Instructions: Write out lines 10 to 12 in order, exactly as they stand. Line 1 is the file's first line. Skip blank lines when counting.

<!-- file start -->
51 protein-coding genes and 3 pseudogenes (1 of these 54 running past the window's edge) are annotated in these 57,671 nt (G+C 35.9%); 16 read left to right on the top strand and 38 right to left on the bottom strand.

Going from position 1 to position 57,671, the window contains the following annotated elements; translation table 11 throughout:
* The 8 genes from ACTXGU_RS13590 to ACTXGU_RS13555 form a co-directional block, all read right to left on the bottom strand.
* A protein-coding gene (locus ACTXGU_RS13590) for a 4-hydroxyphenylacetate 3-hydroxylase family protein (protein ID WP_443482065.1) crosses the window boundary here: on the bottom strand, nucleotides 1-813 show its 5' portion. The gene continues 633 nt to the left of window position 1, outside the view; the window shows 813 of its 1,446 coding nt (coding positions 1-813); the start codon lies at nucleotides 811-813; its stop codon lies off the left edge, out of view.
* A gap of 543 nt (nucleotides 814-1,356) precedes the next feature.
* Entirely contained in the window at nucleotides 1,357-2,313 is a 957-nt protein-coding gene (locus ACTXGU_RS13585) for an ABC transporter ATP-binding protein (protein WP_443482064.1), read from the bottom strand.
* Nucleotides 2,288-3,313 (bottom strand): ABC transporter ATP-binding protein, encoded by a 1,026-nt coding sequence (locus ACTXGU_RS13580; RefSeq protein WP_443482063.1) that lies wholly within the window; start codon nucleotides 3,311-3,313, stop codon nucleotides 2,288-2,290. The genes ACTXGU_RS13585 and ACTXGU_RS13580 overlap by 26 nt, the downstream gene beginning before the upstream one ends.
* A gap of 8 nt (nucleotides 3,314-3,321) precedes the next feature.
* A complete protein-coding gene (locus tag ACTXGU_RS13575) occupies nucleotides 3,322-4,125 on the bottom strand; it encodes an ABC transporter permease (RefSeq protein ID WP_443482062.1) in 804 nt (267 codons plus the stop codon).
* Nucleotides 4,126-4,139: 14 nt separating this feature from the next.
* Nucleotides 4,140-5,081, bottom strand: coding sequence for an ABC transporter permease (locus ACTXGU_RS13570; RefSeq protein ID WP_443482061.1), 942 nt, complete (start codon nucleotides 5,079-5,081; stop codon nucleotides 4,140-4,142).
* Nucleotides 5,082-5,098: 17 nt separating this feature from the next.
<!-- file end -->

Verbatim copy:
* Nucleotides 4,126-4,139: 14 nt separating this feature from the next.
* Nucleotides 4,140-5,081, bottom strand: coding sequence for an ABC transporter permease (locus ACTXGU_RS13570; RefSeq protein ID WP_443482061.1), 942 nt, complete (start codon nucleotides 5,079-5,081; stop codon nucleotides 4,140-4,142).
* Nucleotides 5,082-5,098: 17 nt separating this feature from the next.